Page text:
Is it a pair of binoculars? Is it a robot? Either way, it is certainly a metaphor. (Photo by Markus Spiske on Unsplash)
MUSIC AI IS REDEFINING THE INDUSTRY
Chartmetric’s new A&R tools leverage machine learning to shortlist 1.7M musicians into the high-potential artists that interest you most.
One of the most inspiring parts of the music industry is when passionate, new artists get their break, make it big, and express their sound. For many industry-people, the joy and excitement around that journey is what got them into the music industry in the first place. For others, that is what fuels them day by day.
The digital streaming era has made it easier than ever for new artists to make and release music. At the same time, it has made it harder than ever for managers, marketers, and A&R scouts to keep track of what is happening across the entire digital music landscape. Increasing amounts of data on unprecedented amounts of aspiring artists make it hard to identify the stand-outs.
Finding a rising star today is like Where’s Waldo on steroids.
A&R scouts and managers know that identifying the next big artist requires industry savvy, forward thinking, and hard work. Doing so requires skills that cannot be replicated with artificial intelligence (A.I.). We are nowhere near a point where A.I. could replace the talented people in A&R.
But A.I. still has a big role to play. One of the main goals of artificial intelligence is to tackle bogglingly large-scale problems. And a “bogglingly large-scale problem” is exactly what the music industry is facing right now. For example, on Spotify alone 40,000 new tracks are added every single day. That says nothing about the talent emerging on Soundcloud, Apple Music, YouTube, Deezer, Amazon, Instagram, and TikTok.
Chartmetric’s goal is to build tools to empower A&R scouts, not replace them.
We don’t want to tell you who the next big artist is. We want to help you focus your expertise, time, and energy in the most promising directions.
“What does A&R empowered with machine learning look like?”
Imagine if a tool could help you filter the overwhelming landscape of aspiring artists down to a “short list” of the artists that have what it takes to succeed. Imagine further that you can choose to cast either a wider or a narrower net. You could decide how much of an artist’s history to take into account: Do you look for artists that are literally just starting out? Or do you target musicians that have already started showing a consistent ability to release tracks and gain listeners?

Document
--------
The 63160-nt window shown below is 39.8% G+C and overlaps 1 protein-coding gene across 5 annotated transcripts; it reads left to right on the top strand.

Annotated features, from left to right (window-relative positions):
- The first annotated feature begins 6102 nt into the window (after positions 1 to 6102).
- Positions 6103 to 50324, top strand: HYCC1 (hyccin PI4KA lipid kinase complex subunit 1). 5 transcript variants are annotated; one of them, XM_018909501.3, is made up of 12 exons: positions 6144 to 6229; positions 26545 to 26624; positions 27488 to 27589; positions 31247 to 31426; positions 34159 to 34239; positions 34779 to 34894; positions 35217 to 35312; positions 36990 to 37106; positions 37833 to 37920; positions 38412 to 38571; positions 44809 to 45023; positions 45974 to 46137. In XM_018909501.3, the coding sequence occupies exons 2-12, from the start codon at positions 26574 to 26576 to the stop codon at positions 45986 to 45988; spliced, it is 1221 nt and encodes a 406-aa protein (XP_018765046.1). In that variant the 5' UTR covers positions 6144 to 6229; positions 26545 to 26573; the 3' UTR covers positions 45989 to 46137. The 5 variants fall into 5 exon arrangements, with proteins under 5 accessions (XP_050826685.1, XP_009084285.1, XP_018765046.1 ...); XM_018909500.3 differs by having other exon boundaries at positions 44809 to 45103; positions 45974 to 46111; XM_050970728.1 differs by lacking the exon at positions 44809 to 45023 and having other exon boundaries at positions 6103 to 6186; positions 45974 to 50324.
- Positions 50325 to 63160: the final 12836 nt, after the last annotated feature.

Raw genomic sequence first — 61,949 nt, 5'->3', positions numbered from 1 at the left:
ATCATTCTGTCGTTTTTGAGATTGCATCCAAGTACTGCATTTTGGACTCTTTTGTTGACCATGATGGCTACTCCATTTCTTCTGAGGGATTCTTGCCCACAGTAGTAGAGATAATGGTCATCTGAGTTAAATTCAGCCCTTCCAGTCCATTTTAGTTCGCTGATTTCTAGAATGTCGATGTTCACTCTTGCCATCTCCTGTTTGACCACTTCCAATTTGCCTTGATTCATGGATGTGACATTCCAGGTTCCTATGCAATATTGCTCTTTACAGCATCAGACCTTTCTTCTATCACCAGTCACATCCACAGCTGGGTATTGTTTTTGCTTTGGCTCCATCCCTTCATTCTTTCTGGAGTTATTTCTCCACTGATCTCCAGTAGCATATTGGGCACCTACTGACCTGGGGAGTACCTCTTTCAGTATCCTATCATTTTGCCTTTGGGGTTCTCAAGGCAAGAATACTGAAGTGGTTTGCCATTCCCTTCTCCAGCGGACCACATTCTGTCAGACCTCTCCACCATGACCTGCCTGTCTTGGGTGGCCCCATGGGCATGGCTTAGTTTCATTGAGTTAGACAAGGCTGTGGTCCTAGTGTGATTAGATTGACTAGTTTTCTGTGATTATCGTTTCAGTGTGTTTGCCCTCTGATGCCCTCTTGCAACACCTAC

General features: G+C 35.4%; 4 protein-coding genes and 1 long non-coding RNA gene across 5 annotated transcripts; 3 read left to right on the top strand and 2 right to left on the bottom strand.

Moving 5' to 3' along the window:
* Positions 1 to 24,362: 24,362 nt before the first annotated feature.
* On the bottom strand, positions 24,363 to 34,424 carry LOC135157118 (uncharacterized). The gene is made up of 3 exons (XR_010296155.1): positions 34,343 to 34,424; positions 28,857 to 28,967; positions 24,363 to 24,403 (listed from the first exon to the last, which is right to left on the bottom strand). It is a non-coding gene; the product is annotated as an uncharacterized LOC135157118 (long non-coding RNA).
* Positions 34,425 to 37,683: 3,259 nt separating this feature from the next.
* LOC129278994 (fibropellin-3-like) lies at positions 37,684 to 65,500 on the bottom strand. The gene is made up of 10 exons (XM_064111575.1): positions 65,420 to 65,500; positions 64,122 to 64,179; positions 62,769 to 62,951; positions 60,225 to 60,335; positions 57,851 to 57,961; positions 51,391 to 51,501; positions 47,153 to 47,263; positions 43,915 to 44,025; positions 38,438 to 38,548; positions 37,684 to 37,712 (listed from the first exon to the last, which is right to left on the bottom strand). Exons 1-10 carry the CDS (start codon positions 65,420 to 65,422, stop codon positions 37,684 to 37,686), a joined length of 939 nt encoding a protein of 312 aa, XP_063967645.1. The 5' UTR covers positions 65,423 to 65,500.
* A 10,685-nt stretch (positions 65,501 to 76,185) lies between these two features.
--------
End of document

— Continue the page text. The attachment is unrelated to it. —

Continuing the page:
Whatever strategy you favor, our new Predictive A&R tools make that hypothetical a reality, and you can use them right now, over at Chartmetric.com!
These tools don’t just look back at the past, they make active predictions about the future.
Our new A&R tools filter through 1.7M artists to return the top results for artists that are most likely to have a big career break in the next 7 days.
On our site currently, you can customize the type and breadth of your search, sort by region and genre, and filter artists that are signed by major labels (in case you’re looking to sign talent or want to find an up-and-comer to collaborate with). Checking out an artist’s full profile, including direct links to their music, is always just one-click away via Chartmetric’s artist page.
You can see what it looks like here:
Alright, so that seems pretty cool. But how did we actually build it? How does it work?
Per usual, even the most seemingly complex machine learning processes can be broken down into fairly simple and logical steps.
Define Successes: We have to identify artists that have “made it” so that we can learn from them.
Identify Common Patterns: We identify patterns shared within those artists’ histories. You can also think of this as establishing “profiles” for what breaking artists look like.
Compare New Artists to Those Success-Patterns: After that, we can set up a pipeline to grab artists’ recent stats and see when they start to exhibit patterns like the artists we saw that already “broke.”
That short description belies a lot of work, of course. So let’s briefly go through each of those steps to better understand what the process looks like.
Step One: Define “Successful” Artists
The very first thing we need to do is create a category of artists that we want to identify with our model.
There’s a famous, and often cited, example of a ML project to classify images with tanks from images that did not have tanks. By inadvertently feeding the model pictures of tanks taken on sunny days and tankless pictures from non-sunny days the researchers had actually trained a model to distinguish sunny days from non-sunny days. For a more recent but less evocative example, you can read about how this 2nd place Kaggle winner realized that while building a whale-classifier he had actually inadvertently built an ocean-waves-classifier instead. Oops!
The takeaway? ML models will lock on to the commonalities of what you feed them. So you need to be incredibly thoughtful, rigorous, and critical when working with your data.
This is the hardest, and most crucial, stage of the entire process. The quality of your machine learning model’s results is a direct consequence of the quality of the data you put into it.
So we need to pick “successful” artists with a lot of care. I’ll skip a lot of the nitty-gritty here because it gets technical quickly and we could write a full-length article just on this process… but here are the major takeaways:
We wanted to get a sense of the likelihood for an artist to break, so classifiers seemed like the way to go. That means we had to break all artists into just two groups: Successes and Still-Aspiring-Artists.